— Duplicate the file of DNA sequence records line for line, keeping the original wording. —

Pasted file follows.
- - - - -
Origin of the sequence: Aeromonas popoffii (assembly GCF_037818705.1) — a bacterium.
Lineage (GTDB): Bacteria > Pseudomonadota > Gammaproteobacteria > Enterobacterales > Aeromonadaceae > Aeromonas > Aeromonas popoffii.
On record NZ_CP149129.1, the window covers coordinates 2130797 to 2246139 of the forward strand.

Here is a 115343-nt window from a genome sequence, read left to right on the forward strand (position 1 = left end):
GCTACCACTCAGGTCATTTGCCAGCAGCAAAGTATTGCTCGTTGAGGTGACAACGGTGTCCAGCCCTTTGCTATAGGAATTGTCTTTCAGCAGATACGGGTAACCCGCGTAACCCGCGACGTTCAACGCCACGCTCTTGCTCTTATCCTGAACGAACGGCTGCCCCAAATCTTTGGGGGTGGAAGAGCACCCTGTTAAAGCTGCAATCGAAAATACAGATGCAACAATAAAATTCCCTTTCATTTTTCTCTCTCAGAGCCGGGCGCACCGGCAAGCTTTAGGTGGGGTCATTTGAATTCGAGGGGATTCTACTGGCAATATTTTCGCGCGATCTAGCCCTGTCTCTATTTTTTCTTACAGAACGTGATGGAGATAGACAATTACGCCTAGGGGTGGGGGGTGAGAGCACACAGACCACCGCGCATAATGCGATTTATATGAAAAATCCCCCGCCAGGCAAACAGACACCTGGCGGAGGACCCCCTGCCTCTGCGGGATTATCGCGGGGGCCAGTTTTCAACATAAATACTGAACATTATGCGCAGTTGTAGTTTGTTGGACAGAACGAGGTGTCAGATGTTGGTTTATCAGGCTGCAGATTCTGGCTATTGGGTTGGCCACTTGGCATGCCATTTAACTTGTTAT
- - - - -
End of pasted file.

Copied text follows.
Origin of the sequence: Aeromonas popoffii (assembly GCF_037818705.1) — a bacterium.
Lineage (GTDB): Bacteria > Pseudomonadota > Gammaproteobacteria > Enterobacterales > Aeromonadaceae > Aeromonas > Aeromonas popoffii.
On record NZ_CP149129.1, the window covers coordinates 2130797 to 2246139 of the forward strand.

Here is a 115343-nt window from a genome sequence, read left to right on the forward strand (position 1 = left end):
GCTACCACTCAGGTCATTTGCCAGCAGCAAAGTATTGCTCGTTGAGGTGACAACGGTGTCCAGCCCTTTGCTATAGGAATTGTCTTTCAGCAGATACGGGTAACCCGCGTAACCCGCGACGTTCAACGCCACGCTCTTGCTCTTATCCTGAACGAACGGCTGCCCCAAATCTTTGGGGGTGGAAGAGCACCCTGTTAAAGCTGCAATCGAAAATACAGATGCAACAATAAAATTCCCTTTCATTTTTCTCTCTCAGAGCCGGGCGCACCGGCAAGCTTTAGGTGGGGTCATTTGAATTCGAGGGGATTCTACTGGCAATATTTTCGCGCGATCTAGCCCTGTCTCTATTTTTTCTTACAGAACGTGATGGAGATAGACAATTACGCCTAGGGGTGGGGGGTGAGAGCACACAGACCACCGCGCATAATGCGATTTATATGAAAAATCCCCCGCCAGGCAAACAGACACCTGGCGGAGGACCCCCTGCCTCTGCGGGATTATCGCGGGGGCCAGTTTTCAACATAAATACTGAACATTATGCGCAGTTGTAGTTTGTTGGACAGAACGAGGTGTCAGATGTTGGTTTATCAGGCTGCAGATTCTGGCTATTGGGTTGGCCACTTGGCATGCCATTTAACTTGTTAT